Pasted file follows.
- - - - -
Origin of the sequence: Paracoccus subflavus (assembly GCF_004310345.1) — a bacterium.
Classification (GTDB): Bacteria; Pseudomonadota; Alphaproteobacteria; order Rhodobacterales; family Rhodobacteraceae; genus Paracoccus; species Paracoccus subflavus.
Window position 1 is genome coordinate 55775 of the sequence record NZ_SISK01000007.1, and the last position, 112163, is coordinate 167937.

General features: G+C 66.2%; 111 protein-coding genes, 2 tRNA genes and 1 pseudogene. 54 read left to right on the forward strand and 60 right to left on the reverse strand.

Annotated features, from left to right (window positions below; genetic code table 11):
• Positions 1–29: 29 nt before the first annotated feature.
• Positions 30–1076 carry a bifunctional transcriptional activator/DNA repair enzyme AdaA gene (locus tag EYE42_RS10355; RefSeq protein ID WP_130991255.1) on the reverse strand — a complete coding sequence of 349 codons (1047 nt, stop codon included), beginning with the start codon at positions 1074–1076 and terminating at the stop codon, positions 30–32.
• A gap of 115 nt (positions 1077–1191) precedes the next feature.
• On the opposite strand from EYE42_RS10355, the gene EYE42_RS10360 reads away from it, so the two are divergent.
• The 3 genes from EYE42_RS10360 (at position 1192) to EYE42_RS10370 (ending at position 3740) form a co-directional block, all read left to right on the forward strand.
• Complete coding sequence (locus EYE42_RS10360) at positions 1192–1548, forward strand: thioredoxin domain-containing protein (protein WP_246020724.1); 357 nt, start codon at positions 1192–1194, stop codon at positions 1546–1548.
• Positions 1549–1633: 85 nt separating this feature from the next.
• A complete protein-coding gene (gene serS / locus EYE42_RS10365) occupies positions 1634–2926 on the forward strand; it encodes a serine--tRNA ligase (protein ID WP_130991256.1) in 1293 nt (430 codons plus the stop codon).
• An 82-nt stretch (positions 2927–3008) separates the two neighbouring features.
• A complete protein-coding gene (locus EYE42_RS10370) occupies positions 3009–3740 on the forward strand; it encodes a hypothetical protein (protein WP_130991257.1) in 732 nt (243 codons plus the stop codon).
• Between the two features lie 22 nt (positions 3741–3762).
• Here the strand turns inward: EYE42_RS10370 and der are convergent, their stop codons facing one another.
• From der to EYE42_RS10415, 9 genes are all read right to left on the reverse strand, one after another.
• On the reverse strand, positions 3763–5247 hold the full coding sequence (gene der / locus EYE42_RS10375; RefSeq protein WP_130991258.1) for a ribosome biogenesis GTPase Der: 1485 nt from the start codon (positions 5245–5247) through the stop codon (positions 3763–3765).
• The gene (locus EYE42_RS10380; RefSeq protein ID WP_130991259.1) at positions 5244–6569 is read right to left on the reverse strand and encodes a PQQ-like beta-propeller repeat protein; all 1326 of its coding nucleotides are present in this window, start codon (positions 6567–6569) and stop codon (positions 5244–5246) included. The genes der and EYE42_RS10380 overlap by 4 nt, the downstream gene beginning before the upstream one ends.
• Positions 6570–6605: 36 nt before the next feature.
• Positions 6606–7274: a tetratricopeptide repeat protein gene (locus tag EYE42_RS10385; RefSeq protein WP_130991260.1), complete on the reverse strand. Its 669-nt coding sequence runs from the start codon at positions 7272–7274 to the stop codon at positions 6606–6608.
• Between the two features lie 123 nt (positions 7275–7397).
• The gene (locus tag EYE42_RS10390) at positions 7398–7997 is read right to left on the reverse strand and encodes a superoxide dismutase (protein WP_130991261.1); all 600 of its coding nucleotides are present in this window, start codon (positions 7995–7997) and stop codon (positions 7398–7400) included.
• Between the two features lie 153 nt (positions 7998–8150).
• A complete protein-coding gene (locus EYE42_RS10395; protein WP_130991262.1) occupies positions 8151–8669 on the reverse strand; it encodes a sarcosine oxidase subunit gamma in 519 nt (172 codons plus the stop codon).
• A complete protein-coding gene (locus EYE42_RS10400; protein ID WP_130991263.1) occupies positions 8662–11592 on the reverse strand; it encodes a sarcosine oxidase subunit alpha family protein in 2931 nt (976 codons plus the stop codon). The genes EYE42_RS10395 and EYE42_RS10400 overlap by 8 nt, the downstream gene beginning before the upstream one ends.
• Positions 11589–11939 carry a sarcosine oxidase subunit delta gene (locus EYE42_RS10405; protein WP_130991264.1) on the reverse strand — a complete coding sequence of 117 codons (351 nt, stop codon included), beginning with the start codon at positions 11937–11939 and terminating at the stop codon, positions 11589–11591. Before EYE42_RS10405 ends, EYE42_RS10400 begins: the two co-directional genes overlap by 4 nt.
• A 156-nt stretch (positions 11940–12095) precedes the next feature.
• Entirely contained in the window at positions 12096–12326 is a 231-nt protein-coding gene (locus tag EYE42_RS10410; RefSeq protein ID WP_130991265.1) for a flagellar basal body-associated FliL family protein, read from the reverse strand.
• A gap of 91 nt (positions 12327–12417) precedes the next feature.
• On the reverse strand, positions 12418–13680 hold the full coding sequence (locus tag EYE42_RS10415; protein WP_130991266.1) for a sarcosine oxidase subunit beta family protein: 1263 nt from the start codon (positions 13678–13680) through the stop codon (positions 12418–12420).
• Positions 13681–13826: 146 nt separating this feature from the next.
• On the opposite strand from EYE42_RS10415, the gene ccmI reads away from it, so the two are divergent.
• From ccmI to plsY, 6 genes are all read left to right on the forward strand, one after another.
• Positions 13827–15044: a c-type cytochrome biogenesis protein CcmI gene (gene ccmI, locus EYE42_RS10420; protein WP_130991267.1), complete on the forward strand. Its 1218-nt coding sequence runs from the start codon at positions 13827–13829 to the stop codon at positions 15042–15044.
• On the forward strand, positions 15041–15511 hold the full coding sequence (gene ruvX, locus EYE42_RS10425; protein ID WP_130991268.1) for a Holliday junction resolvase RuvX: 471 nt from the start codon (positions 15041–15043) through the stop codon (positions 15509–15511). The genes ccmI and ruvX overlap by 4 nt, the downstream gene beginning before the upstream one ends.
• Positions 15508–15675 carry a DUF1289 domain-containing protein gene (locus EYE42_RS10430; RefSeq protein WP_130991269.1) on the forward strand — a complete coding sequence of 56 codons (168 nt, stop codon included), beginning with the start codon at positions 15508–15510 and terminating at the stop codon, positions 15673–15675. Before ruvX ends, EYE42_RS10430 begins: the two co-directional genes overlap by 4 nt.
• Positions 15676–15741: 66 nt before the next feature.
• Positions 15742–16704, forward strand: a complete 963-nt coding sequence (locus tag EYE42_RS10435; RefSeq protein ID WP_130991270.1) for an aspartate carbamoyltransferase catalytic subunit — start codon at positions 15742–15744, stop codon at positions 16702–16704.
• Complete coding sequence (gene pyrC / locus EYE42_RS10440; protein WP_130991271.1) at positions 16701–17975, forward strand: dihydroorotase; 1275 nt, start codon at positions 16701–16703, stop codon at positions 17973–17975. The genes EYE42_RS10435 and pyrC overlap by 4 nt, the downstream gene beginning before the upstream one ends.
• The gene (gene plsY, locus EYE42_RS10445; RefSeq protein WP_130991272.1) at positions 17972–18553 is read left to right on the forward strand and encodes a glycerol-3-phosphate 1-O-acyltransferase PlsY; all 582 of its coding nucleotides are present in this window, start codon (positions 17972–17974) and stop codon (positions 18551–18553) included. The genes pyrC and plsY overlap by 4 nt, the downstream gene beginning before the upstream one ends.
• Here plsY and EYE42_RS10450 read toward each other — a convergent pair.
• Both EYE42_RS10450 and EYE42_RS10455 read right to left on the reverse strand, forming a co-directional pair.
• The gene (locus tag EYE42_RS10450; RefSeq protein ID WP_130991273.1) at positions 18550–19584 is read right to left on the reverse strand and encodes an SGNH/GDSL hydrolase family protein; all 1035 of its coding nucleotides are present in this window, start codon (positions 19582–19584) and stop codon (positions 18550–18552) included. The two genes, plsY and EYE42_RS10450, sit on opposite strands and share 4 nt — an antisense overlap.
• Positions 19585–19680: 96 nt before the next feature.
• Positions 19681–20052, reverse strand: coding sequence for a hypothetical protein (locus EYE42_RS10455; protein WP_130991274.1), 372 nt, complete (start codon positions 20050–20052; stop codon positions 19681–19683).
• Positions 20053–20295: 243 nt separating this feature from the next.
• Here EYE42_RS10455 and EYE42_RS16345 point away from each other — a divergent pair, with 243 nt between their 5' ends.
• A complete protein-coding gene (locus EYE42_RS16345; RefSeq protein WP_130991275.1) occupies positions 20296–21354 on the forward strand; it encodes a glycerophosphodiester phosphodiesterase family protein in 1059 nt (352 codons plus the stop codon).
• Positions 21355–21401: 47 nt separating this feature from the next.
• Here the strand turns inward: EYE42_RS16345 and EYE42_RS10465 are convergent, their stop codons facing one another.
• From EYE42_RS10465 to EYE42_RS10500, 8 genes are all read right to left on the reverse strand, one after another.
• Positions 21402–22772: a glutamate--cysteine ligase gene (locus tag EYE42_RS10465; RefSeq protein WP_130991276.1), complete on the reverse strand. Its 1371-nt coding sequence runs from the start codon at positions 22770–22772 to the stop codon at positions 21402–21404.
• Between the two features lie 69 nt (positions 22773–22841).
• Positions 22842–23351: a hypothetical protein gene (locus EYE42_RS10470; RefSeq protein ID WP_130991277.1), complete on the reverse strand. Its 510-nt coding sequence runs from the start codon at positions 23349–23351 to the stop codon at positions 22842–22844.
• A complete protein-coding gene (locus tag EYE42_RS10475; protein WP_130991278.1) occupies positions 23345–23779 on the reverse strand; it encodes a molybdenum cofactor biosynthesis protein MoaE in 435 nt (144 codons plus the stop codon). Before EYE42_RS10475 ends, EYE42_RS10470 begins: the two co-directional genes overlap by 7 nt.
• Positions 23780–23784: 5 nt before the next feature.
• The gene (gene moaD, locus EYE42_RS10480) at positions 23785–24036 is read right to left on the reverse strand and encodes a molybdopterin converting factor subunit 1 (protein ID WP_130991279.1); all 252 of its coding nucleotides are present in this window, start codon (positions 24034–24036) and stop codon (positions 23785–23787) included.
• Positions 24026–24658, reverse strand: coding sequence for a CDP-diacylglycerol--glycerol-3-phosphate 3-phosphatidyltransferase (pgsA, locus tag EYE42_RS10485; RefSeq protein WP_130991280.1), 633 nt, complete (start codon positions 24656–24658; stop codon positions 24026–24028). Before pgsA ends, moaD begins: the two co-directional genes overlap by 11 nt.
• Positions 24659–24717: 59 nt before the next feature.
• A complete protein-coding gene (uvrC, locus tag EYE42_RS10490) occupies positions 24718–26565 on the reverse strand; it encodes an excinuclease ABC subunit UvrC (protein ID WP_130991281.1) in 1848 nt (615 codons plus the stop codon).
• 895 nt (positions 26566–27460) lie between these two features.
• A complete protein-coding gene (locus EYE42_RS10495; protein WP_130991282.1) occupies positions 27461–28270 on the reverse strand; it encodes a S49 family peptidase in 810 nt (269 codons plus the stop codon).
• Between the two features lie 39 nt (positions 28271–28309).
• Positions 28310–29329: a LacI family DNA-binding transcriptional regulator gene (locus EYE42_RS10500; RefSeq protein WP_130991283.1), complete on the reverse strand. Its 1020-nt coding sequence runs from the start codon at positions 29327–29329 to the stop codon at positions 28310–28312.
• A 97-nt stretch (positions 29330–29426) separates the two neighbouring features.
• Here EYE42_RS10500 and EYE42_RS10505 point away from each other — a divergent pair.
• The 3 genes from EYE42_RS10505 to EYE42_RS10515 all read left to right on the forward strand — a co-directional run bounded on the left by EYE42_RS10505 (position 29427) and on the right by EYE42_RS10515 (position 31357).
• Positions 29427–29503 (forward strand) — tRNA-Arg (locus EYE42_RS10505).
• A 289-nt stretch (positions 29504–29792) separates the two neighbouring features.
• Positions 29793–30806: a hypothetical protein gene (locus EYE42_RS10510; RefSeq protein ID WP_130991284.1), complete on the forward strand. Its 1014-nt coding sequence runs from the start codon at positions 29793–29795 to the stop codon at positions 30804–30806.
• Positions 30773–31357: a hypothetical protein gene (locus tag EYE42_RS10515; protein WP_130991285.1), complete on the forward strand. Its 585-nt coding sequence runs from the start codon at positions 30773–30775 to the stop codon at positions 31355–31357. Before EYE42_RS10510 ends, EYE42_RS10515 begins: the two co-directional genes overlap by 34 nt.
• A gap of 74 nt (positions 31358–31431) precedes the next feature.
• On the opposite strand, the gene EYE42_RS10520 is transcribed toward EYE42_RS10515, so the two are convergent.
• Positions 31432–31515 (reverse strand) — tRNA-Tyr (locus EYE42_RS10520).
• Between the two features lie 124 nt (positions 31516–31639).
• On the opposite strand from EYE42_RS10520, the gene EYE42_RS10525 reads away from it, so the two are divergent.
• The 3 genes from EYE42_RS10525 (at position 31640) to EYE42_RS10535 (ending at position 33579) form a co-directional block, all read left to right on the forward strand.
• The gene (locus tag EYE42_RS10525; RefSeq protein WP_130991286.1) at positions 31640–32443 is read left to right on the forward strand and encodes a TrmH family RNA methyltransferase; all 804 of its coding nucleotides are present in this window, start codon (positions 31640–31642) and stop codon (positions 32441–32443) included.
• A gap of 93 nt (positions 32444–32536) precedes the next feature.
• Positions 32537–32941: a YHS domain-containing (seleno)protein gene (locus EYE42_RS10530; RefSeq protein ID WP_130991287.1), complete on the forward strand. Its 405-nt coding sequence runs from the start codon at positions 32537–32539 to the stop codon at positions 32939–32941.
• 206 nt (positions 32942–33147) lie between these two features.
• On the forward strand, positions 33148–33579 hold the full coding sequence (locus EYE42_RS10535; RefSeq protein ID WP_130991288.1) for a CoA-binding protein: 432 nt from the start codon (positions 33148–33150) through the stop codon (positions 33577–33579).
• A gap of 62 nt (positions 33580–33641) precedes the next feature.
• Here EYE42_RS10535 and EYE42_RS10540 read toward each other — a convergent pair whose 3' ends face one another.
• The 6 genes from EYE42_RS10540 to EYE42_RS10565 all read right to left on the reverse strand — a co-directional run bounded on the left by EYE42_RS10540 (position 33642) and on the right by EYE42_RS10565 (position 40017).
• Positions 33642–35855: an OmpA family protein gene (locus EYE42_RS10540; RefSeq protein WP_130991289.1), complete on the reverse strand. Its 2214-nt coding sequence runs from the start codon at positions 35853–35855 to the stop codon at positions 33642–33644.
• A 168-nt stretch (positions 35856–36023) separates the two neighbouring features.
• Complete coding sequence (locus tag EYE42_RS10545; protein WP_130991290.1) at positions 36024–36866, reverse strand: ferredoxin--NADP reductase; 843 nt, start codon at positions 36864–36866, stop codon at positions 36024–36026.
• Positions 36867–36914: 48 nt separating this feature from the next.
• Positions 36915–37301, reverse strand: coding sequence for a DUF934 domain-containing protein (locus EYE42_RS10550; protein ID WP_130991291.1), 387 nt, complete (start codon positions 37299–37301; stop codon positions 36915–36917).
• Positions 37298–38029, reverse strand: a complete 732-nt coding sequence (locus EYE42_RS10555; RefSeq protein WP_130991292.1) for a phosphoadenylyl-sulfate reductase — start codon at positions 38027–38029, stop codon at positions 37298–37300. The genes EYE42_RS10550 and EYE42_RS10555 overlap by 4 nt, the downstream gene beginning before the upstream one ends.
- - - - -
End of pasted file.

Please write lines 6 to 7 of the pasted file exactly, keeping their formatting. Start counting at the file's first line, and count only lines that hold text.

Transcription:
• Positions 1–29: 29 nt before the first annotated feature.
• Positions 30–1076 carry a bifunctional transcriptional activator/DNA repair enzyme AdaA gene (locus tag EYE42_RS10355; RefSeq protein ID WP_130991255.1) on the reverse strand — a complete coding sequence of 349 codons (1047 nt, stop codon included), beginning with the start codon at positions 1074–1076 and terminating at the stop codon, positions 30–32.